Interesting....
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my eyes
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Quoting GeorgiaStormz:
I know this is from Whatsupwiththat (wattsupwiththat?) or whatever its called, but dont attack it without giving it some real thought.

Do the two periods really line up this well or is this chart falsified?


I usually hate climate topics (and this blog has a large part to play with that), but that is quite interesting. My big question is how did the graph's creator acquire the El Nino data from the 1800s and how accurate that data is. If you're truly interested, I'd suggest saving today's version of the graph and comparing it to the one created several years down the road. Not only do you get the opportunity to see if the current ESNO trends follow those from over 100 years ago, but you also get to see if any of the data gets altered. Who knows, if none of the data ends up being tampered with, one day you may eventually springboard yourself to a topic for your master's thesis or doctoral dissertation! Who knows at this point.
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Quoting evilpenguinshan:
I think Joe was referring to March 2012, but yes, still a liar.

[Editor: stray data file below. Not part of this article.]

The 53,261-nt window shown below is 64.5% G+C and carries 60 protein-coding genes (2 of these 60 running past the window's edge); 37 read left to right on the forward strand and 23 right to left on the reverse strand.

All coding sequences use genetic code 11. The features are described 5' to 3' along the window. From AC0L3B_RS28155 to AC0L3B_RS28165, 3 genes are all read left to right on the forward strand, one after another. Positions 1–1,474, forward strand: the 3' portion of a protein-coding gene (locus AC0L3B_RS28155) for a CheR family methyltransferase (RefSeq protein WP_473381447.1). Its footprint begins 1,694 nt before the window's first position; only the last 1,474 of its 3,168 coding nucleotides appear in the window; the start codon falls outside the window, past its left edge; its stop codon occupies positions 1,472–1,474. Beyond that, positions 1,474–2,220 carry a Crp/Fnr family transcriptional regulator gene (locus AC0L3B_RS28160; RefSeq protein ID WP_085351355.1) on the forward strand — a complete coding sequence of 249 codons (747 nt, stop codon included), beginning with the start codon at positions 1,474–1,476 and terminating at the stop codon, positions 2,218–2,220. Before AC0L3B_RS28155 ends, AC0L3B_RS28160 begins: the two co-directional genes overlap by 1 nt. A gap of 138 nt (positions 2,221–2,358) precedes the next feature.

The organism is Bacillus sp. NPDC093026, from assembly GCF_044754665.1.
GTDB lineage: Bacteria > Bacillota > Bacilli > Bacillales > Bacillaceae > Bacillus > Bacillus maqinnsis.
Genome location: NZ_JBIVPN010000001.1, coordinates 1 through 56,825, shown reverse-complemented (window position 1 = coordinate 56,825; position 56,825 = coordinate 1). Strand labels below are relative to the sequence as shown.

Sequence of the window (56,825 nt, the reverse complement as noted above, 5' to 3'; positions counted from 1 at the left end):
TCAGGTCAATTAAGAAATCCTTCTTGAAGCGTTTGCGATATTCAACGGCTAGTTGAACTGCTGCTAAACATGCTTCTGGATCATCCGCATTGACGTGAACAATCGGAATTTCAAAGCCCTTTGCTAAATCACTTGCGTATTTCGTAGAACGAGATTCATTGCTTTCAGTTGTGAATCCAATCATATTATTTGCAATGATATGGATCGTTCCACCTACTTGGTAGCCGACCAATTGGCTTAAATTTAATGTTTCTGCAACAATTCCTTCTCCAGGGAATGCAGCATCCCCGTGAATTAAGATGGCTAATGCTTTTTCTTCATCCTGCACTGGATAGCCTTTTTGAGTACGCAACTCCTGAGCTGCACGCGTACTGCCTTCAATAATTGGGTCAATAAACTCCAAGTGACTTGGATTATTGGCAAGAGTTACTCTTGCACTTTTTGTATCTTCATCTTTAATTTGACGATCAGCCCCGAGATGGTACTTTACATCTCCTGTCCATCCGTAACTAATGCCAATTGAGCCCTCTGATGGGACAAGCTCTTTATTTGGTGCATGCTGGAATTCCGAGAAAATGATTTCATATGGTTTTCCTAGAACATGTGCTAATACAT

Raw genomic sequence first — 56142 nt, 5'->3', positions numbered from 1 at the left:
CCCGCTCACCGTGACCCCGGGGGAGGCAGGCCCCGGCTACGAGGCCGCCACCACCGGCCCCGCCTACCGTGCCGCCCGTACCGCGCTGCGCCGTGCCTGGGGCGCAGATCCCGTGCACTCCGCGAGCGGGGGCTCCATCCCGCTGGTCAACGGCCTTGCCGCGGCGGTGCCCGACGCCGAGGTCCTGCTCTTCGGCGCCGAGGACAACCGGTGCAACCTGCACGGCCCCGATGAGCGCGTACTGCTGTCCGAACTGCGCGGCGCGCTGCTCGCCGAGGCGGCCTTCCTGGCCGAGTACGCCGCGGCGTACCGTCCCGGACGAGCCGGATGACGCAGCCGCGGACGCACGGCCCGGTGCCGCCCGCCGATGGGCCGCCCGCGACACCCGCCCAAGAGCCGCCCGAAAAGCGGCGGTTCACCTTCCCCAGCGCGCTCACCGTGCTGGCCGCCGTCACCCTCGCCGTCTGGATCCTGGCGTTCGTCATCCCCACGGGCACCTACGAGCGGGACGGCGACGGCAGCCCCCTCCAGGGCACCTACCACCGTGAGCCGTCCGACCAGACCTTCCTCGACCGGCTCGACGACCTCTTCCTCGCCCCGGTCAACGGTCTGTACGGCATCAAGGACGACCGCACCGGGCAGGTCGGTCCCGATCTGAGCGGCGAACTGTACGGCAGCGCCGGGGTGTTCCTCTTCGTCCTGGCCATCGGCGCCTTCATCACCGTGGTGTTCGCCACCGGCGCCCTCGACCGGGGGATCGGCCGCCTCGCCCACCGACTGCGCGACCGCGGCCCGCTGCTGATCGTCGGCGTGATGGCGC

March 2012 Temp Anomaly - Land and Ocean (positive) 0.46 C (plus/minus 0.07 C)

per NCDC


now I need to dis-infect my browser history, that website with Bastardi's ramblings was just dirty.



Man you guys are quick to rush to judgement. He's referring to the current 1981-2010 30-year long term climatology. No lies here, just different datasets / reference periods.

March 2012 temperature anomaly relative to 30-year CFSR climatology:

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not really. as you mention, when the oceans warm they don't want to take up any more CO2, and in fact can get to the point where they start emitting, rather than absorbing, the gas.

as to rock weathering, that's a painfully long-term process. more than mere 'centuries'. the CO2 we're putting in the atmosphere is going to be there for a very long time.

Quoting LargoFl:
But even that warming will not stave off the eventual return of huge glaciers, because ice ages last for millennia and fossil fuels will not.In about 300 years, all available fossil fuels may well have been consumed.Over the following centuries, excess carbon dioxide will naturally dissolve into the oceans or get trapped by the formation of carbonate minerals.